I have a huge soft spot for self-published church cookbooks. My mom collected them when I was little because they always had the best recipes and years of thrifting have proved that she was right. The thing about those church cookbooks (which collect recipes from the congregation) is that all of those women really brought their best because nobody wanted to be embarrassed by bringing that one recipe that turned out to not be so tasty. It’s true that I’ve found the occasional dud hidden in the pages, but for the most part church cookbooks are much more well-rounded and reliable than cookbooks compiled by one or two people.
The other great thing about church cookbooks is that they can almost always be found for pennies, particularly at church rummage sales, and they get overlooked by a lot of pickers because they don’t have big glossy pages or fancy covers. They’re also wonderful representations of local diets so a good church cookbook from the area is a great way to see what your parents/grandparents/great-grandparents were eating at any given time.
This recipe is adapted from one submitted by Mrs. Graham in Tested Recipes – First Methodist Episcopal Church, Tracy, Minnesota. I don’t have a date for this one but newspaper clippings taped inside date it at 1929 or earlier. I love the church cookbooks from the 20’s and 30’s because the recipes are very simple and use only as many ingredients as they absolutely need to (depression era!) so they’re money savers.
I went to this cookbook yesterday because we had two overripe bananas in the house and all of my standard banana bread recipes take at least three. I was disappointed to see that there wasn’t a single banana bread recipe in here and then I remembered that bananas weren’t as common eighty years ago as they are now. They were hard to transport since they would brown and bruise on the way up from South America and there was a lot of political chaos involved in getting them out of the countries where they were grown and into American homes. Ever heard the term “Banana Republic? It comes from the military coup in Guatamela that was supported by the United Fruit Company just to get a better deal on bananas. True story.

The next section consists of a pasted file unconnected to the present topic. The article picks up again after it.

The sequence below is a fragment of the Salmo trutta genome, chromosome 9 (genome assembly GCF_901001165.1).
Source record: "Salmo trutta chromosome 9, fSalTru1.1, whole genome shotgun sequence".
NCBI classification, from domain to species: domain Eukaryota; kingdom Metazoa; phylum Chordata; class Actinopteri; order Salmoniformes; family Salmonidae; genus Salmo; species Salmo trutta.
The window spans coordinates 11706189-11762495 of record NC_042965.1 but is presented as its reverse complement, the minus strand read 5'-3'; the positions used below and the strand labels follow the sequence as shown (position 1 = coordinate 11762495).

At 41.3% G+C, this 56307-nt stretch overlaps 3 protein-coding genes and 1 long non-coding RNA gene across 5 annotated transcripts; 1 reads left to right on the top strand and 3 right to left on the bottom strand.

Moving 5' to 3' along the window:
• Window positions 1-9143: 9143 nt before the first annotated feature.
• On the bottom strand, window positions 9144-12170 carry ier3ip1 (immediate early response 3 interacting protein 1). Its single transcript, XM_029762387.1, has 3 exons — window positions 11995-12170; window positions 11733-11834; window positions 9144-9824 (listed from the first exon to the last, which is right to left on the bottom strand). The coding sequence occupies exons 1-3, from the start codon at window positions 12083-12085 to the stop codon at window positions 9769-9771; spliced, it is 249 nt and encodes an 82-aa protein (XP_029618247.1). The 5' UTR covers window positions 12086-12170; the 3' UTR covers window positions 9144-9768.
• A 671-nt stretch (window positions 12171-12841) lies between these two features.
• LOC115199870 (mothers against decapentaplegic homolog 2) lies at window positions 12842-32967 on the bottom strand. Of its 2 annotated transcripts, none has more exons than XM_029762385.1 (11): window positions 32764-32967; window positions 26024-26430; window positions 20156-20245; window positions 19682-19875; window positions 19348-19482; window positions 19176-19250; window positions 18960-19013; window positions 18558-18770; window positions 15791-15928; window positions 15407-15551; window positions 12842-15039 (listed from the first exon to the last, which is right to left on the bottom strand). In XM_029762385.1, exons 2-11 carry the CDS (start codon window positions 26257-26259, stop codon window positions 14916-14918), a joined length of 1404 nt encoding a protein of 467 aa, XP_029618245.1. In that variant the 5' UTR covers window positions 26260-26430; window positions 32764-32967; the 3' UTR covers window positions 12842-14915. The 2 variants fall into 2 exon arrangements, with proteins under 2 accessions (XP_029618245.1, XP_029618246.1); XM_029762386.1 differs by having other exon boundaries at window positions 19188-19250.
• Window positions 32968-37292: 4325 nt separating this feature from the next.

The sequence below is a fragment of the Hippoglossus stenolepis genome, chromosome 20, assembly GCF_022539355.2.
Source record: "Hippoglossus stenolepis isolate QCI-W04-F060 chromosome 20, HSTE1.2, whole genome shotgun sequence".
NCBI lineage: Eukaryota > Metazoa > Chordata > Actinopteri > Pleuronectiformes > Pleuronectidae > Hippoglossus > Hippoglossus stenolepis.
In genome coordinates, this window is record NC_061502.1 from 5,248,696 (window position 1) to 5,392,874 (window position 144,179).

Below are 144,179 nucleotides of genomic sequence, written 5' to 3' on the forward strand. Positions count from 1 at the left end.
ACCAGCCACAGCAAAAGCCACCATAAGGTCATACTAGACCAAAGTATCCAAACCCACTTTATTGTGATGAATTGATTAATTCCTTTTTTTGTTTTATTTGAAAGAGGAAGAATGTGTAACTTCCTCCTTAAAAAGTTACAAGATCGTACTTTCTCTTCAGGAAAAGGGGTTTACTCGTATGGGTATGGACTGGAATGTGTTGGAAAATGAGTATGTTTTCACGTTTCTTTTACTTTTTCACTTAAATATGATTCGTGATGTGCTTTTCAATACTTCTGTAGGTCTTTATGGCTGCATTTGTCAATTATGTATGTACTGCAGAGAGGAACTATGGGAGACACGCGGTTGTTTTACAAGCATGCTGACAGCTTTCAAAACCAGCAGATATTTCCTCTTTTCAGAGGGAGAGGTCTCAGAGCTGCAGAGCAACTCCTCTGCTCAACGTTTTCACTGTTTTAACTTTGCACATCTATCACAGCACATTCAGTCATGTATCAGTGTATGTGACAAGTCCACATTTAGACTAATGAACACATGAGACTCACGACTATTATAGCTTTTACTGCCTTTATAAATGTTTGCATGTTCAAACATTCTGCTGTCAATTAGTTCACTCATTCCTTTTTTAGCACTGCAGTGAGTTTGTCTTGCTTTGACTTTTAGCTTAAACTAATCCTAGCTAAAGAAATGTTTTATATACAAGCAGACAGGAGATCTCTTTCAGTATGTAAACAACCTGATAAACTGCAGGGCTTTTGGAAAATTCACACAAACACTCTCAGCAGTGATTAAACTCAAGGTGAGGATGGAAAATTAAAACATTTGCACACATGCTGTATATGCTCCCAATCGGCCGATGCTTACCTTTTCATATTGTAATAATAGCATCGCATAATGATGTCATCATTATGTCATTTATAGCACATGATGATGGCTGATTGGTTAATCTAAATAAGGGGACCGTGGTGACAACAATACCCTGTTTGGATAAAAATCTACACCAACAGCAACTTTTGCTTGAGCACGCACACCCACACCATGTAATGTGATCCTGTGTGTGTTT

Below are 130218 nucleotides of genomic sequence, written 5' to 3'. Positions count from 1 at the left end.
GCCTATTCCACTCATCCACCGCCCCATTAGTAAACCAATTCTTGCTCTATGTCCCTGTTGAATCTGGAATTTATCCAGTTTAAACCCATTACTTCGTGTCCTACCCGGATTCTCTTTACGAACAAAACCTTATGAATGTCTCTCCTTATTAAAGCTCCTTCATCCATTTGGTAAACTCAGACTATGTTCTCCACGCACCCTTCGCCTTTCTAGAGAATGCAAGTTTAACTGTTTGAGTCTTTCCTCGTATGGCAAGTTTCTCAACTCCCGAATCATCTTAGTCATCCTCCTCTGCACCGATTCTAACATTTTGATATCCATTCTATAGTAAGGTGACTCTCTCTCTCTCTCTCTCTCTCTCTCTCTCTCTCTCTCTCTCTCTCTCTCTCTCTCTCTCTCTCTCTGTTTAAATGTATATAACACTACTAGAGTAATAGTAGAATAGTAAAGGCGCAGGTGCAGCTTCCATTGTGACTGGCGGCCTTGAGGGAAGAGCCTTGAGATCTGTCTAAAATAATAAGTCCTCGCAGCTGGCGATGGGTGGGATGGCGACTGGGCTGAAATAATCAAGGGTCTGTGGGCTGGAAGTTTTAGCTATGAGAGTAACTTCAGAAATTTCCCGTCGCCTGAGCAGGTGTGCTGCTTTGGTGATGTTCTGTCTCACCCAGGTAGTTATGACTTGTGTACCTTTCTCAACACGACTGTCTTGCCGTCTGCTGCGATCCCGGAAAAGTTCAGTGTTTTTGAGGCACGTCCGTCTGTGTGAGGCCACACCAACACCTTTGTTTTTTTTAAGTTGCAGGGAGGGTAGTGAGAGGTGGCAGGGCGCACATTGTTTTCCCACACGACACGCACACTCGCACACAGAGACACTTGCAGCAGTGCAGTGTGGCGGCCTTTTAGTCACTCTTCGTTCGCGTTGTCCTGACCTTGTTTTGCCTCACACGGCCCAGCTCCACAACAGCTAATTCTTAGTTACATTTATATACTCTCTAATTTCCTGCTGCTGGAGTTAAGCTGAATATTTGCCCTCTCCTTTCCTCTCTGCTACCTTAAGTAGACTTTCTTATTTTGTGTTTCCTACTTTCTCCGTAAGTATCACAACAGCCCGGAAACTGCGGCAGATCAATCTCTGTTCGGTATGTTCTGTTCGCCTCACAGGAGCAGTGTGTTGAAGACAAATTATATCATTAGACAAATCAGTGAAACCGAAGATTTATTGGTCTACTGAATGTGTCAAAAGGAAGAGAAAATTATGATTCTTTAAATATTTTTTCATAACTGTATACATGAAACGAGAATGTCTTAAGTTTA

Anyway, the women of Tracy, Minnesota, probably weren’t eating too many bananas and certainly weren’t letting them sit around until they were only suitable for bread.
Anyway, I was about to cheat on one of my other recipes and only add two bananas instead of the required three but then I thought maybe I’d get better results by tweaking one of these reliable plain muffin recipes instead. There are four recipes for just “muffins” in this particular cookbook, which blew my mind because we’d only ever eaten flavored muffins in this house (corn, blueberry, lemon, etc.). Plain muffins, as it turns out, are kind of like eating baked donuts in another form. Fine, but not something you’d crave.
As I mentioned, I had to do some tweaks to adjust the recipe for bananas since bananas add moisture, sugar, and fat to any recipe. The result was perfect – totally banana-ish but not too sweet or sticky.
Two Banana Muffins
/// Two scant cups of all-purpose flour (or 1 and 1/2 overflowing cups if you aren’t in a high altitude area like I am)
/// 1/2 tsp salt
/// 1 tsp baking powder
/// 1 tsp baking soda
/// 2 very ripe bananas, mashed (mine were large so you could probably do 3 medium/small bananas)
/// 1/2 cup white sugar
/// 1 egg
/// 1 tsp vanilla
/// 1/3 cup melted butter
Preheat your oven to 350 degrees.
Whisk together the flour, salt, baking powder, and baking soda in a medium bowl. In a larger bowl, whisk together the bananas, sugar, egg, vanilla, and melted butter, and then mix in the dry ingredients until combined. Pour into a greased muffin pan or muffin papers and bake for 15-20 minutes until a toothpick comes out clean when inserted. Makes 12 muffins.